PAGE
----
Northern Health provides update on Rupert plans

Red tape and bureaucratic slowdown will hinder Northern Health no more.

Red tape and bureaucratic slowdown will hinder Northern Health no more.

That’s the message that was delivered to city council last Monday night by Northern Health’s health service administrator Michael Melia and public health manager Jane Boutette.

“For anybody who’s accessed health care and needed to go to a number of different departments in Northern Health, you probably have realized that it’s an often frustrating process trying to find the right place to go [and having] to tell your story numerous times,” said Melia.

“What we’re moving towards will have integrated inter-professional teams where you’ll have staff from home community care, home care nursing, public health and mental health and addictions – all part of the same team and supported by primary care nurses. They will work really closely with family physicians to make sure that people are connected into those services very quickly. It will be one point of referral,” he went on.

Melia and Boutette talked more of the new psychiatric liaison nurse position that Northern Health will be recruiting for in Prince Rupert.

“It was one of those areas that was identified as a real gap in accessing services for our population and, with having them onsite, they will be able to provide support to the North Coast communities using Telehealth and Telepresence [for] support as far away as Haida Gwaii … We’re very close to posting the position,” said Melia.

Boutette offered a glimpse into a service that may be headed to Prince Rupert when she brought up Northern Health’s HIV testing initiative in Smithers as part of the organization’s harm reduction services.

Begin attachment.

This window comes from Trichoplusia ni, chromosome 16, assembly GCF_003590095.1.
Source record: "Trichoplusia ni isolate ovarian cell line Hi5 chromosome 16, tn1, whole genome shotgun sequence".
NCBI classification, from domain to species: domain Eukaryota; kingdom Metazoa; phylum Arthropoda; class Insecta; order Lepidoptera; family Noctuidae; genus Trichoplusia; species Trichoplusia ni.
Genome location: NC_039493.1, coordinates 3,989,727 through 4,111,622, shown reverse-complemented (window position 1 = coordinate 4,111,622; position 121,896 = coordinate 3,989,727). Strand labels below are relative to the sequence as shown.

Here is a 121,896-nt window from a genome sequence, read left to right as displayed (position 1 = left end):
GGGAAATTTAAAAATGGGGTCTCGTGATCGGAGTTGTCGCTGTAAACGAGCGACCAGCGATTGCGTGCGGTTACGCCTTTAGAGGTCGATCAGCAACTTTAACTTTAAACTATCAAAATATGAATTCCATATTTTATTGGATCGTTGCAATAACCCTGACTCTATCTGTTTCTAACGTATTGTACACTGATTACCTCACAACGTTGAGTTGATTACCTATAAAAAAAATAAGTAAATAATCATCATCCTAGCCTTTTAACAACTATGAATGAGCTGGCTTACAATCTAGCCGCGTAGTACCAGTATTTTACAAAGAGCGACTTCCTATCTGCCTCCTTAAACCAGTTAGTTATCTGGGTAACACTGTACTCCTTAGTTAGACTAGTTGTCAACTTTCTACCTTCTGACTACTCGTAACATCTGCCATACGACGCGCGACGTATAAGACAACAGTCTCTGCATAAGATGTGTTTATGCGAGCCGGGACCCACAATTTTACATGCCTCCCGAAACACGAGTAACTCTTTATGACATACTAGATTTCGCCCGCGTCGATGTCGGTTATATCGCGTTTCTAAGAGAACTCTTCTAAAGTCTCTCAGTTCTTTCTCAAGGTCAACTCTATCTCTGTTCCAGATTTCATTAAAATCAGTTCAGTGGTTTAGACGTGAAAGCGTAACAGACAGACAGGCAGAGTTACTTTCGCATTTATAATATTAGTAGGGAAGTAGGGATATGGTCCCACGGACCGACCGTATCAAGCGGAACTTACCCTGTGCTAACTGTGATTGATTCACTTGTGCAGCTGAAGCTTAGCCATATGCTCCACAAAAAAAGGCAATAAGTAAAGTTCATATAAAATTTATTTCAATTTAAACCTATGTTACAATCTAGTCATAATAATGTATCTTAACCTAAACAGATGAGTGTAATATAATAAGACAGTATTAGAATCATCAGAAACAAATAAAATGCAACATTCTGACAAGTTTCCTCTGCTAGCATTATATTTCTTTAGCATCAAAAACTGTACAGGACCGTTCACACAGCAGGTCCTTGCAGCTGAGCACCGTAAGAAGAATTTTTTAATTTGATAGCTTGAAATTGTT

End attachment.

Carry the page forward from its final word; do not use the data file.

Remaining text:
With just a finger prick and a quick analysis of the blood, medical specialists can determine the likelihood of a patient being HIV-positive or negative.

“There’s potential opportunity to bring that program to Prince Rupert, which would be wonderful [in reaching] high-risk and hard to reach places,” she said.

Currently, Northern Health operates a ‘needle exchange program’ which helps clients who have addictions to injection drugs.

“It’s for people to access clean and safe equipment, so we offer those services along with drop-off services for people to bring back used needles and drug paraphernalia so we can keep that off the streets of Prince Rupert. We also have an opportunity to link them into counselling programs if or when they’re ready to leave that lifestyle behind,” Boutette added.

Council asked the representatives how Northern Health would be able to help with the housing needs situation the city faces . While the organization was unable to commit dollars to the cause, Coun. Barry Cunningham felt Northern Health was uniquely situated as face-to-face contacts that lower-income or homeless Prince Rupert residents have dealt with and may have expertise in the area.

“What we’ve recognized is often homelessness isn’t visible in northern communities [with the colder climate], but that doesn’t mean people aren’t vulnerable. While housing isn’t a core mandate for health, it is a key component of health,” said Melia.

“Northern Health would like to be part of the steering group for the [housing] survey.”

 

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